Earlier this week, Noah and I had dinner with some friends of ours down the road. The two young daughters, 8 and 12, set the table as many kids are in the practice of doing. After dinner, they cleared plates, made milk bottles for the baby lambs, fed the lambs, picked the hooves of four horses, and gave hay to the rest of the animals. Then they shared with us the ice cream that they made earlier that day.
Their mom calls it “growing up with grit.” From someone who grew up in the suburbs of NYC, I was impressed.
These girls are doing more than just after dinner chores. They take care of the whole yard of animals. They help halter train their cattle so they can “show” them, they raise up baby goats and lambs, care for and ride their horses, and cook meals for their family. They are learning responsibility, determination, perseverance, observation, and diligence- and love it!
At our farm, there is one kiddo growing up farm-style. Perhaps, in the future, we will see more children surrounded by all the lessons that can be learned when growing up immersed in the natural world, caring for animals, growing food, and working hard.
But, you don’t have to be a child to learn these life lessons from farming. All of us at River Run are in the same course of study as our young friends down the road. These farming challenges often transform into lessons and if we are ripe for it, into either strength or wisdom. The dedication that growing plants and animals require is unrelenting. When you sign up for this, you sign up 100%. And so we learn how to prioritize other lives besides our own. We learn how to step up to the challenges and study the possible solutions. We learn how to show up to harvest lettuce at 6am, daily. Or how to to work fourteen hour days for a week straight just to catch up with all the field work. We learn to put the needs of our crew mates in front of our own needs.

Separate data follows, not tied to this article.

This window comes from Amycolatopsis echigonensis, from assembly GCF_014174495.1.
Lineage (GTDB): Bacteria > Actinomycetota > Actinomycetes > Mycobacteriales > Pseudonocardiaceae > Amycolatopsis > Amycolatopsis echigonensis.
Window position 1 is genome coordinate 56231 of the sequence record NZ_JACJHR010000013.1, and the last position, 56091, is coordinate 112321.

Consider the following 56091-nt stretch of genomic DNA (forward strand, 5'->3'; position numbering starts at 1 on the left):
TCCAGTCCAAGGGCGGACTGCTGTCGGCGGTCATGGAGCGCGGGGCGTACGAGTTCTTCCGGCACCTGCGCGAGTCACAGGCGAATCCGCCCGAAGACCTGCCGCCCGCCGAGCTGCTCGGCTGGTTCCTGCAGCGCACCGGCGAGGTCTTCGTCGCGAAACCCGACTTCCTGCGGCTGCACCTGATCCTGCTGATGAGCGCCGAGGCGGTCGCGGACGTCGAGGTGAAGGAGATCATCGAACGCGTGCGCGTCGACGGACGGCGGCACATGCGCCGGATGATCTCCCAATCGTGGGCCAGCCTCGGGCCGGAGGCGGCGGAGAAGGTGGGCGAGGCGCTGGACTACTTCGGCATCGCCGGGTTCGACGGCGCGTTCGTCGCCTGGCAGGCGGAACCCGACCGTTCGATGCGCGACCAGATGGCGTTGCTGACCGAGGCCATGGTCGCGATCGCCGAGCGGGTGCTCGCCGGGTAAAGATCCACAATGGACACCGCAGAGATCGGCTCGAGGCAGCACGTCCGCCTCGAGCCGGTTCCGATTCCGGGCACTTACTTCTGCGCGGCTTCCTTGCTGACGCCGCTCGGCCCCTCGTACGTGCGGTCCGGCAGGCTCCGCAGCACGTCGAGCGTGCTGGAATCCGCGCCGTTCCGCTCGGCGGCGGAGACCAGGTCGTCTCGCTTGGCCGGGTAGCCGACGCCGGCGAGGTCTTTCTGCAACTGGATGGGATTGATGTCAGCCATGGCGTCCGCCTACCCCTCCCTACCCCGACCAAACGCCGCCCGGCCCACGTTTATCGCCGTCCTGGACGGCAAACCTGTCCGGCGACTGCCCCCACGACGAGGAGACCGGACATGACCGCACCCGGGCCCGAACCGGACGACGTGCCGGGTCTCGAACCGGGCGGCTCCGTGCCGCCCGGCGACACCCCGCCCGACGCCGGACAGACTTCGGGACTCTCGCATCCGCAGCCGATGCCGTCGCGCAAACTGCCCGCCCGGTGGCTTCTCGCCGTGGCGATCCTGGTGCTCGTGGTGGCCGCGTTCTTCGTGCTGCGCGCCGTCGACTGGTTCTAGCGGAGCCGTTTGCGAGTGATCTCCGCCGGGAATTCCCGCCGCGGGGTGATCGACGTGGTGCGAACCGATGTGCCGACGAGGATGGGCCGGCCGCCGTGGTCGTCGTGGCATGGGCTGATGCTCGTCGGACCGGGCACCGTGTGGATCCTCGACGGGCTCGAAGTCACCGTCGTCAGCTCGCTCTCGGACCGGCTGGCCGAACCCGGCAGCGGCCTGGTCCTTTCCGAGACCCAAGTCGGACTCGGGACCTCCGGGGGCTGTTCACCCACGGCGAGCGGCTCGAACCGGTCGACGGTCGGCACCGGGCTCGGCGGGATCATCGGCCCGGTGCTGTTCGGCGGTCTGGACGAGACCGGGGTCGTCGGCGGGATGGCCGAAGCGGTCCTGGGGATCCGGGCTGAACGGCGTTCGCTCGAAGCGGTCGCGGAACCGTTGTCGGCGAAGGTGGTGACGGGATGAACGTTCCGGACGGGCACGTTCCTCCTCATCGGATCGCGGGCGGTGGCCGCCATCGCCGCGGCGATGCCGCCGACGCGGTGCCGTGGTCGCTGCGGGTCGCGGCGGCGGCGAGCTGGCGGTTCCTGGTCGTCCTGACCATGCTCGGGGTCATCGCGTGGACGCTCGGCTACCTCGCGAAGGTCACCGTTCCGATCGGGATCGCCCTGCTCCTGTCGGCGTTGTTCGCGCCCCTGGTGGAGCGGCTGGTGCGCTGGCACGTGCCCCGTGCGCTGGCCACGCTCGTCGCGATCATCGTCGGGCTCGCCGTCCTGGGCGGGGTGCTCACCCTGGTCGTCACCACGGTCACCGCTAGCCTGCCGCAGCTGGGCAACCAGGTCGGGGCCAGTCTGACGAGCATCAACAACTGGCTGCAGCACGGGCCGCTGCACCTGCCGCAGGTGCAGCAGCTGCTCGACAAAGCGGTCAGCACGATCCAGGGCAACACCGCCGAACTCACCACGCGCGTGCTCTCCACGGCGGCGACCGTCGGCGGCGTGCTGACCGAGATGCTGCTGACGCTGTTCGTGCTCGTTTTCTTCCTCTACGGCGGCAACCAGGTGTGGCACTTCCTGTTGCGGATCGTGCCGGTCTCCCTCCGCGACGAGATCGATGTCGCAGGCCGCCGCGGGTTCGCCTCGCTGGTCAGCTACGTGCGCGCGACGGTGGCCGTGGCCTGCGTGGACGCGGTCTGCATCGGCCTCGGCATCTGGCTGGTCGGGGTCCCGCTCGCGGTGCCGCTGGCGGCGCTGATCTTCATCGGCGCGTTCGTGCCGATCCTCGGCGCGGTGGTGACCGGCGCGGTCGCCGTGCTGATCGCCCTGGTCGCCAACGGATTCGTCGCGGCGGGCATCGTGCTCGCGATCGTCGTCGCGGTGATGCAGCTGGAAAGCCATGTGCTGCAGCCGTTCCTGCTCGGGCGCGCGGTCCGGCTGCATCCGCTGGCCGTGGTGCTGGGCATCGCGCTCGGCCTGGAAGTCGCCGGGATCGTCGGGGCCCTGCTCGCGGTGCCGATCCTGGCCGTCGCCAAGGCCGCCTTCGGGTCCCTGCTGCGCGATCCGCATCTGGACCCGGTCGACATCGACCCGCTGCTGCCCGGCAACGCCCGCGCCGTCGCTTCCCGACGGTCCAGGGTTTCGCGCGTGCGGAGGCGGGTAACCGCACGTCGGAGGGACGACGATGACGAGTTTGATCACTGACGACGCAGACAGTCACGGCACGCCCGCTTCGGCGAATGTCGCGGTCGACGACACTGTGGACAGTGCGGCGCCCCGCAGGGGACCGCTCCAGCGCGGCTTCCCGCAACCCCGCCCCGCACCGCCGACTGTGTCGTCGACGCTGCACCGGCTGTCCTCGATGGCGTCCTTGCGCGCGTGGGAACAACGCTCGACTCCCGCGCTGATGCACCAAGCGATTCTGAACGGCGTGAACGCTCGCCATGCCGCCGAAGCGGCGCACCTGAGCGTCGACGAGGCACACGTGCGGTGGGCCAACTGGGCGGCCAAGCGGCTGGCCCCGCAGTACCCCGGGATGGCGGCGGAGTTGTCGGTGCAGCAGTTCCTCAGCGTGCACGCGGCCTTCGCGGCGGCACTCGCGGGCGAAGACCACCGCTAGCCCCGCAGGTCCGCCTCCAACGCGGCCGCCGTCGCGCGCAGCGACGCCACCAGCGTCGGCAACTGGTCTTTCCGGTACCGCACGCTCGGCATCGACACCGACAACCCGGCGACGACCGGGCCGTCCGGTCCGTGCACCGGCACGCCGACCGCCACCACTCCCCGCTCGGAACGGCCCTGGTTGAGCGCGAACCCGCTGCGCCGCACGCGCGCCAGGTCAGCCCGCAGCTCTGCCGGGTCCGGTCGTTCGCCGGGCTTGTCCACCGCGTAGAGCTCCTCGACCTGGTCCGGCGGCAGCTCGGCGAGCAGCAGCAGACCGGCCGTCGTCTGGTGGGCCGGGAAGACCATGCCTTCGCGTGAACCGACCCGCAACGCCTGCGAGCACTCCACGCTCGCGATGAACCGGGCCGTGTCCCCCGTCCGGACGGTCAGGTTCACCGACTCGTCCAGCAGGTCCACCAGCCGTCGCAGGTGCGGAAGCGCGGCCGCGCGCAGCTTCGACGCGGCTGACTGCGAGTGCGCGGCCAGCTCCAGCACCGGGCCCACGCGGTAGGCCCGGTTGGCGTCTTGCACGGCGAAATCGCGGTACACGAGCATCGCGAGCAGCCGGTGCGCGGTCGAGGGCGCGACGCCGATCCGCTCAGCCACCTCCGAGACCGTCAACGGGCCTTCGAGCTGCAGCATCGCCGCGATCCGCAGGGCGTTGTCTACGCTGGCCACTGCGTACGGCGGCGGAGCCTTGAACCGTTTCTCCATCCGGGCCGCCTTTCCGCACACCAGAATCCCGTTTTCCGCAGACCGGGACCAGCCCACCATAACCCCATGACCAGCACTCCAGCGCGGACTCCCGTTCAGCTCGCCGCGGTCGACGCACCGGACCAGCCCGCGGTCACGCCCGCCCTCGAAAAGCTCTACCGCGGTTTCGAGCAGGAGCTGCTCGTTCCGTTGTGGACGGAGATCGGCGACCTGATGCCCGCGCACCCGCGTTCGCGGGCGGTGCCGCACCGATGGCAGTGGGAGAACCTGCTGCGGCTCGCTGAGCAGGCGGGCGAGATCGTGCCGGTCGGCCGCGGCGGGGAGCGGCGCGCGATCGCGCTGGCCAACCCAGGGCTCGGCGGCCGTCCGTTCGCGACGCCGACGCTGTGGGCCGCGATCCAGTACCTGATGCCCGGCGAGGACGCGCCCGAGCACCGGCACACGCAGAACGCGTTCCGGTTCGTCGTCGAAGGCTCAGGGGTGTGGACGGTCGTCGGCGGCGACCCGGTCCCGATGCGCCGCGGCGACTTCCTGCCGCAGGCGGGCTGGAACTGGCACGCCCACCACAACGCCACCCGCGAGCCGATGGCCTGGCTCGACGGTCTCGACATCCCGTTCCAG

Then there are the lessons we learn about life cycles. Whether it is the short life of annual vegetables, or the longer lives of the cattle and horses, we are faced with continual loss. We learn the lessons of impermanence. We have to face the fact that all life comes, goes, and transforms.
The farm gives us the opportunity to learn the lessons of resourcefulness. Balancing the never ending wish list with the tight budget, we learn to prioritize and make do with what we have. And when we are faced with an urgent situation, we learn to improvise. Luckily we have a farm role model, Adam, who is learned in the way of resourcefulness and improvisation. We all look to him and his apocalyptic junker mentality to keep the ship afloat.
In my mind, the most valuable farming lesson is learning how to observe. There is so much to watch and take note of on the farm. Things change fast, and a farmer’s mind always needs to be in observation mode to stay on top of the many things going on. During chores, the younger of the two girls wanted to check on her goats and show them off to us while we were all around the yard. It was 10pm, we were out there with headlamps and the goats were standing motionless as we came in. Within half a minute, the girl tells her mom that the black goat is limping. I didn’t even see that goat move, how can she tell? I was thinking. I was looking at the goat, waiting for it to move so I could see it limping and then after some time of staring, it took a step. It limped. Then I noticed it was just barely holding one of its back hooves off the ground. It was so subtle, I couldn’t believe she had made that observation so quickly. These farmers have some years on me, I thought. I am inspired.